Television: Who's Afraid of Big, Bad TV?

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Adds David Frost: "Americans tend to believe that everything foreign is better than anything American. But Sesame Street is the best children's program I've ever seen. It is true international TV. And it's a hit everywhere it goes." By next year, everywhere will include 50 countries, including Japan and South America and the Philippines. Foreign versions are being prepared; by 1971, it will have a side street­a program aimed at children seven to eleven, teaching reading and writing.

How far will Sesame Street's influence reach? Perhaps only as far as the door of the networks, and no farther. Kids get the TV their parents deserve, and unless the public raises its voice, there is little reason to expect lasting change. But there is reason for optimism in the fact that the U.S. has begun to understand, and to measure, TV's power over the imagination as well as over behavior. It is, of course, irresponsible to make TV the heavy in every social psychodrama, from urban uprisings to the Viet Nam War. Yet who can dispute that television­day and nighttime­is a child's sixth sense of the world? Watching a child wide-eyed before the screen, who can doubt the anecdote of Plato's cave, where creatures were chained forever watching shadow play, while the true world moved outside?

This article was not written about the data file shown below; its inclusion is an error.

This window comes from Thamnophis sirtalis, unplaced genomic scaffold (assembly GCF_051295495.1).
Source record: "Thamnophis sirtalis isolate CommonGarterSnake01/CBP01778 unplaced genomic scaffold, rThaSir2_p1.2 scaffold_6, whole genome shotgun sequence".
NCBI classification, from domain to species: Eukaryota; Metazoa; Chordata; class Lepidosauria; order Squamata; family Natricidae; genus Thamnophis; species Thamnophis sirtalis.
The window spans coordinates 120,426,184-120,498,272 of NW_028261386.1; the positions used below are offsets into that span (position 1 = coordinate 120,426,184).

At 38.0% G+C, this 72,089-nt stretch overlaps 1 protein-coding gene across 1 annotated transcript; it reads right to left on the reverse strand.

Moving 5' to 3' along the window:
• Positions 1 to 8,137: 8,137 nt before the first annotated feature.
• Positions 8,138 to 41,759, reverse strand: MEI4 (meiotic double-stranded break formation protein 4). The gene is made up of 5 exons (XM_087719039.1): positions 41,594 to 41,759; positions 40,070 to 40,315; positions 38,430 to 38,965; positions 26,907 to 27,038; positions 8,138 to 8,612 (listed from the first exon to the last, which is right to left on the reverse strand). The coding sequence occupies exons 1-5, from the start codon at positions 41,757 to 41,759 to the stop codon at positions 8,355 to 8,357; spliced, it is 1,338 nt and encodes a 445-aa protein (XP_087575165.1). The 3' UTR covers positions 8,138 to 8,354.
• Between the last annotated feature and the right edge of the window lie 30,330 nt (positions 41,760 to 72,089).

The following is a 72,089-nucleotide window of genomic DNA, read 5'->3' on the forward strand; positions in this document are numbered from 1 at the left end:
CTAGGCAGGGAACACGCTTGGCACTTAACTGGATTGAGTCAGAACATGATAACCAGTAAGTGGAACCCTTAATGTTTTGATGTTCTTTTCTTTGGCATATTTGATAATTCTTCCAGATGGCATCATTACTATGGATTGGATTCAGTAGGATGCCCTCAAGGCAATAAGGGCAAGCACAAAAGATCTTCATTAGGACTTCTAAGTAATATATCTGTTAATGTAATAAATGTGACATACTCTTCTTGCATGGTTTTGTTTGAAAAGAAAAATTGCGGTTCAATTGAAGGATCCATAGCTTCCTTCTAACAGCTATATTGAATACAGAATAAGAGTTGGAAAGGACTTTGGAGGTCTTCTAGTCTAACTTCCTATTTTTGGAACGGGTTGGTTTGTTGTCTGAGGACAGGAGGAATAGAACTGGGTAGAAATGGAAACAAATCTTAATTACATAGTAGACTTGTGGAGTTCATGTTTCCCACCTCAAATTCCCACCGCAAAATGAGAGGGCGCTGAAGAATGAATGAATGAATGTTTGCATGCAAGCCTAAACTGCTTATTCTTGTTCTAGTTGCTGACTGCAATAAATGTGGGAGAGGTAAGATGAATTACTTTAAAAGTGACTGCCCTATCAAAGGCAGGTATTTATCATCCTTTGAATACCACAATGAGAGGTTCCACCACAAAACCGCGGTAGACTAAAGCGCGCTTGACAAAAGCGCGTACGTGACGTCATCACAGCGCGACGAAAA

If U.S. children are to gain some undistorted knowledge of society, and of themselves, television must change. Producers could do no better than stroll by Sesame Street, or better still, watch the way a child creates works of power and imagination­by drawing flat but seeing round.

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